American Business Cycles 1945-50 (Economic History)
By: Conrad Blyth (author)Hardback
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After the end of the Second World War businessmen and economists throughout the world feared that the American postwar inflationary boom would end in a serious slump. The slump took a long time to come, and when it did appear in 1949 it was both mild and short lived. In its mildness and brevity it foreshadowed the American business recessions since that time and, indeed, may foreshadow the end of the business cycle as it has been known in the past. This book presents the first full-scale study of the 1948-49 recession in the United States, making it the focal point of a detailed, analytical account of American business fluctuations from the end of the Second World War until the beginning of the Korean War. The main part of the book is prefaced by a review of fluctuations from 1945 to 1967 and of the business cycle theory, which places the postwar events in perspective. Of special importance are the studies of the ending, in early 1948, of the period of re-stocking and re-equipment; of the impact of the changed farm situation in this deflationary atmosphere, and use of modern consumption theory to explain the changes in household spending after the war and during the recession. Dr.
Blyth has drawn extensively upon the results of modern economic research, and has woven the econometric findings and the historical narrative together with a theoretical analysis. He conclusively rejects the theory that recent U.S. business cycles are the result of any largely self-perpetuating fluctuation in investment in stocks. Instead he draws attention to the persistent destabilizing roles of changes in defense expenditure and of changes in monetary policy-inventory investment performs the largely passive role of aggravating these changes. The book, first published in 1969, will be of value not only to specialists in business cycle studies, but to economists and others concerned with the problems of stability and growth in the international economy, as well as to economic historians.
Dr. Blyth held the post of Director of the New Zealand Institute of Economic Research and as author of The Use of Economic Statistics and Deputy Director of the National Institute of Economic and Social Research in London. Previously he lectured at Cambridge. He has devoted, several years to the study of the American economy, and this book was completed while he was a Professorial Fellow of the Institute of Advanced Studies, Australian National University.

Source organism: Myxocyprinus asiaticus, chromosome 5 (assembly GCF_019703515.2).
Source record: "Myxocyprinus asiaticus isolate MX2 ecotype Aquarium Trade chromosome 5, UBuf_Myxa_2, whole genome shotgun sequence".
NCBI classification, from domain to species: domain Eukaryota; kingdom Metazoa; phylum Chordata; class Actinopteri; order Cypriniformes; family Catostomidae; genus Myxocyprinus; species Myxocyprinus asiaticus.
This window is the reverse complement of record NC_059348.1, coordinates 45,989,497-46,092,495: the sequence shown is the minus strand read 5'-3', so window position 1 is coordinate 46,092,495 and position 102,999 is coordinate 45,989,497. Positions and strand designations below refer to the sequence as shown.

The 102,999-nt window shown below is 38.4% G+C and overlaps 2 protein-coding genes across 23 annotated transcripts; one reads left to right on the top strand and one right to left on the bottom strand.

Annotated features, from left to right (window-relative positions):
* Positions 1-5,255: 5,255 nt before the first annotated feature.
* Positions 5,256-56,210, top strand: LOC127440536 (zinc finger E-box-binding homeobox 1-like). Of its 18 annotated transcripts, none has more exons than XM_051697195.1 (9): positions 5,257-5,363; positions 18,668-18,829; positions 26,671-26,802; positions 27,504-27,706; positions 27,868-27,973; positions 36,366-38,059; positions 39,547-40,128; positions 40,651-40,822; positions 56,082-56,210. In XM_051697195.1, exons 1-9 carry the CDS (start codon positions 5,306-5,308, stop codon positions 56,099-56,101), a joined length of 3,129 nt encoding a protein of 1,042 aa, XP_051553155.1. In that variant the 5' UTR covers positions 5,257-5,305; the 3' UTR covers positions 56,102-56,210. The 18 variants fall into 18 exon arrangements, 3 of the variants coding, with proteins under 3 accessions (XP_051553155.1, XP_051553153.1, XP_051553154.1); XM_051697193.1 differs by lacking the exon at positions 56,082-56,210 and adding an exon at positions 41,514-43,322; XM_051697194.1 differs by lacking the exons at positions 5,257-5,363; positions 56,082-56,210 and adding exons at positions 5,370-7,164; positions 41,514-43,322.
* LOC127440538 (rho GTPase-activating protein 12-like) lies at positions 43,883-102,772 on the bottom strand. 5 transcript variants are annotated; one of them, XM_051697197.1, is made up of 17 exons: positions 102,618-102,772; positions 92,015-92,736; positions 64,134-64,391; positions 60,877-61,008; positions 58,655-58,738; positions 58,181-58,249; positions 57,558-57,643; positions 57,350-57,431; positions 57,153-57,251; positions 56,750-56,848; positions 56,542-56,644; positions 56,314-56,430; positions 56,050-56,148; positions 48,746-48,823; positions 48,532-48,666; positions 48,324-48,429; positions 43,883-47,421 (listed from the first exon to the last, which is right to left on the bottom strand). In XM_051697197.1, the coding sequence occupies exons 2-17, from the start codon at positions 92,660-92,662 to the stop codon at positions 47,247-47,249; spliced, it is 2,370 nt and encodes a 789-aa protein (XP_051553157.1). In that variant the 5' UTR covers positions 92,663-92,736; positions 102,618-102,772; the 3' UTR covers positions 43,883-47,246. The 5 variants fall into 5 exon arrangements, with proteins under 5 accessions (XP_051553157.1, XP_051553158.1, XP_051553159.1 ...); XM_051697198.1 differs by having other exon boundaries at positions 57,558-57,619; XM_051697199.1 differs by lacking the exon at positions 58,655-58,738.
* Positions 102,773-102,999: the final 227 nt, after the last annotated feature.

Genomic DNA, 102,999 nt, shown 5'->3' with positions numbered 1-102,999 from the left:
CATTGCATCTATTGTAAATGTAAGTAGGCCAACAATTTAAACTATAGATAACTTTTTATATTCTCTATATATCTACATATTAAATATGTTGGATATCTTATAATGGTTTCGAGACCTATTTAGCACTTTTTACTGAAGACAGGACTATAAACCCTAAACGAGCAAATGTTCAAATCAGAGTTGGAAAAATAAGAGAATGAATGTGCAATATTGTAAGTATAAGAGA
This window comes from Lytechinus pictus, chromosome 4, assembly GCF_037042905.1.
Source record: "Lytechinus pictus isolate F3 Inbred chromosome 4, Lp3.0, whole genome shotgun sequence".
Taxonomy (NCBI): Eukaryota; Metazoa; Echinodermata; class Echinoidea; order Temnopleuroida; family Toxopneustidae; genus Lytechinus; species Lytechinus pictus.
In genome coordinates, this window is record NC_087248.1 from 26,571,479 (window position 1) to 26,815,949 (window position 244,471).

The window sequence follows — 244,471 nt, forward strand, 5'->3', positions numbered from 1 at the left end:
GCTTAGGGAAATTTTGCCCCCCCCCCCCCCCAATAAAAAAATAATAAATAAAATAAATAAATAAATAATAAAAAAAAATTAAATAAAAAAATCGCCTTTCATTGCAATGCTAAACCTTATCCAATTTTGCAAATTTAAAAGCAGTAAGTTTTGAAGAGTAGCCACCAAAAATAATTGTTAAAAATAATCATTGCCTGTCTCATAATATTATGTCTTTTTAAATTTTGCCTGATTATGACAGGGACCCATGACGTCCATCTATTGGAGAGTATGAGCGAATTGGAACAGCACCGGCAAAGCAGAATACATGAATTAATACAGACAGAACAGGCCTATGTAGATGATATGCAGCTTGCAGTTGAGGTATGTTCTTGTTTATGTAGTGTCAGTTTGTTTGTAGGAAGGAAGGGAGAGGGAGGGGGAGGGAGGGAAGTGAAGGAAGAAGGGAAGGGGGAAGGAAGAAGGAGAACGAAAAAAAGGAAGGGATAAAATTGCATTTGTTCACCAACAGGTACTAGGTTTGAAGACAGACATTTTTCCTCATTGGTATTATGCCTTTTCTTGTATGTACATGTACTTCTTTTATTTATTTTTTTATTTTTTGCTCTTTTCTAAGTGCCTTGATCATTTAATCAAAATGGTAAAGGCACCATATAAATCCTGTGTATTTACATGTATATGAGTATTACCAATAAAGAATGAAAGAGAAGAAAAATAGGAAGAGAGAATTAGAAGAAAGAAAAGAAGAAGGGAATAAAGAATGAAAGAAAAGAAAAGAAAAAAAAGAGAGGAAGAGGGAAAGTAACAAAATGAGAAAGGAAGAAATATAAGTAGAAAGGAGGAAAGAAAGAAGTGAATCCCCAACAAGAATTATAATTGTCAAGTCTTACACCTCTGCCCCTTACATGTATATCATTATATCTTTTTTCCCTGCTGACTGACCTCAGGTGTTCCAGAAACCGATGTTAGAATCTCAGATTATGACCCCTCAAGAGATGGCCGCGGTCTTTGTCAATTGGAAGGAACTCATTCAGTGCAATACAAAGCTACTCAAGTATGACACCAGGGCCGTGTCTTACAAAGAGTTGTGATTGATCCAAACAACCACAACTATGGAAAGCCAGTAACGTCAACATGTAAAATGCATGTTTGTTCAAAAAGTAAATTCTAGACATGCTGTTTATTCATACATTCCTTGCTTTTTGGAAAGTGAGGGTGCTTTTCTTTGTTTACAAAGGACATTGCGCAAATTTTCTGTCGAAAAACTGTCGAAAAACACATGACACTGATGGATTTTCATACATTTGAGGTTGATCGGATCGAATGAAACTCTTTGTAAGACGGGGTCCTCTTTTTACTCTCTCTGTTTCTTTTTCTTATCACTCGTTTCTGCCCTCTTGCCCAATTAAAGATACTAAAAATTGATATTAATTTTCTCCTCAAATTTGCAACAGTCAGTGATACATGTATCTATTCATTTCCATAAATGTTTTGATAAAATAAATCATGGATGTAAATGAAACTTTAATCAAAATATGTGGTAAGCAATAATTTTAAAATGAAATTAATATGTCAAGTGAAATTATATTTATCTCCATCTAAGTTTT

contents preface 7 note on references, abbreviations and statistical sources and conventions 11 1 THE AMERICAN BUSINESS CYCLE 1945 TO 1967 19 Reconstruction cycle 1945-50 22 Korean cycle 1950-54 27 Peaceful cycle 1955-58 32 Disappointing cycle 1959-61 34 The expansion since 1961 38 The theory of U.S. fluctuations 41 Regular and irregular factors in private spending 48 Government expenditures and fiscal and monetary policy 54 2 LEGACIES OF DEPRESSION AND WAR 60 The depression of the 1930s 60 War 61 The end of the war 62 The sources of household demand 68 The sources of business demand 73 3 RECONSTRUCTION, 1945 TO 1947 78 Inflation 78 Personal income and consumer expenditures 82 Investment 90 The return to equilibrium 97 4 SOURCES OF GROWTH AND CHANGE, 1947 TO 1950 105 Household spending 105 A model of consumption expenditures 114 Business fixed investment 118 Housing 124 The farm situation 127 Trade and the balance of payments 133 5 INFLATION, DEFLATION AND THE IMPACT OF GOVERNMENT 142 Government expenditures and receipts 142 Monetary and credit policies 151 The total impact 158 Prices and wages 160 6 OUTPUT AND INVENTORY INVESTMENT, 1947 TO 1950 165 Durable goods 171 Nondurable goods 183 Employment 190 7 A MODEL OF THE 1948-49 RECESSION AND REVIVAL 193 Sectors of a simplified model 193 The equilibrium output model 198 The downturn 201 The upturn 205 epilogue the situation in the middle of 1950 208 notes A GNP in 1945 and 1946 at 1958 prices 211 B Recent theories of consumption 218 C Consumption expenditures and savings during the war 230 D Demand for automobiles and housing at the end of the war 235 E The stock of business plant and equipment 241 F Inventory investment in durable and nondurable goods, 1945 and 1946 245 G A quarterly consumption function, 1948-50 248 H The automobile market, 1945-50 253 I Determinants of quarterly business fixed investment 258 J Short run determinants of housing starts 268 K Foreign trade elasticities 272 L Inventories, sales and unfilled orders 274 bibliographical note 285 list of references 289 index 297
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